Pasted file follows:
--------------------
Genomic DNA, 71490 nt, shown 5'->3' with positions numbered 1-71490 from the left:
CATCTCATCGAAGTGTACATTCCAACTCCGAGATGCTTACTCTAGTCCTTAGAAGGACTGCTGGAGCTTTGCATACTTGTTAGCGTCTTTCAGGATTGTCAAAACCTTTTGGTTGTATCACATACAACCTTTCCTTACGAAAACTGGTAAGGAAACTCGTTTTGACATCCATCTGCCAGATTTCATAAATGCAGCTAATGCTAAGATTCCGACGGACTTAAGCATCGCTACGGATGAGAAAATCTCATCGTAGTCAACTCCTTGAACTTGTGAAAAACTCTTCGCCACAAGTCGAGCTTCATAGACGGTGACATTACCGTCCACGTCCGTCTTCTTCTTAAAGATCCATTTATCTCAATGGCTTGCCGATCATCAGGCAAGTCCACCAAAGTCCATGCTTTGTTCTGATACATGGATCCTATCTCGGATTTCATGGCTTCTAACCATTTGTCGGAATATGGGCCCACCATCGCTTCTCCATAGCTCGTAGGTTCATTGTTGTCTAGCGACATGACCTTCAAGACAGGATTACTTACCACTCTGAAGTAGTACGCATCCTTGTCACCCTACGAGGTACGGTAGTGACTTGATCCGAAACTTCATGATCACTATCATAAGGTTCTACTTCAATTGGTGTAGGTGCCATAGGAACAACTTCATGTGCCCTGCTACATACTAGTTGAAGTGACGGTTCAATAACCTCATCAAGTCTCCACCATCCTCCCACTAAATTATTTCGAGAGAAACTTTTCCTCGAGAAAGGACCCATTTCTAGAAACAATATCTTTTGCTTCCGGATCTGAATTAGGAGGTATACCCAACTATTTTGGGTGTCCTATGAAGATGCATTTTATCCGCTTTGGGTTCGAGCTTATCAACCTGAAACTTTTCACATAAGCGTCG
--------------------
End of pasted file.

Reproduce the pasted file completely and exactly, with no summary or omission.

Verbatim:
Genomic DNA, 71490 nt, shown 5'->3' with positions numbered 1-71490 from the left:
CATCTCATCGAAGTGTACATTCCAACTCCGAGATGCTTACTCTAGTCCTTAGAAGGACTGCTGGAGCTTTGCATACTTGTTAGCGTCTTTCAGGATTGTCAAAACCTTTTGGTTGTATCACATACAACCTTTCCTTACGAAAACTGGTAAGGAAACTCGTTTTGACATCCATCTGCCAGATTTCATAAATGCAGCTAATGCTAAGATTCCGACGGACTTAAGCATCGCTACGGATGAGAAAATCTCATCGTAGTCAACTCCTTGAACTTGTGAAAAACTCTTCGCCACAAGTCGAGCTTCATAGACGGTGACATTACCGTCCACGTCCGTCTTCTTCTTAAAGATCCATTTATCTCAATGGCTTGCCGATCATCAGGCAAGTCCACCAAAGTCCATGCTTTGTTCTGATACATGGATCCTATCTCGGATTTCATGGCTTCTAACCATTTGTCGGAATATGGGCCCACCATCGCTTCTCCATAGCTCGTAGGTTCATTGTTGTCTAGCGACATGACCTTCAAGACAGGATTACTTACCACTCTGAAGTAGTACGCATCCTTGTCACCCTACGAGGTACGGTAGTGACTTGATCCGAAACTTCATGATCACTATCATAAGGTTCTACTTCAATTGGTGTAGGTGCCATAGGAACAACTTCATGTGCCCTGCTACATACTAGTTGAAGTGACGGTTCAATAACCTCATCAAGTCTCCACCATCCTCCCACTAAATTATTTCGAGAGAAACTTTTCCTCGAGAAAGGACCCATTTCTAGAAACAATATCTTTTGCTTCCGGATCTGAATTAGGAGGTATACCCAACTATTTTGGGTGTCCTATGAAGATGCATTTTATCCGCTTTGGGTTCGAGCTTATCAACCTGAAACTTTTCACATAAGCGTCG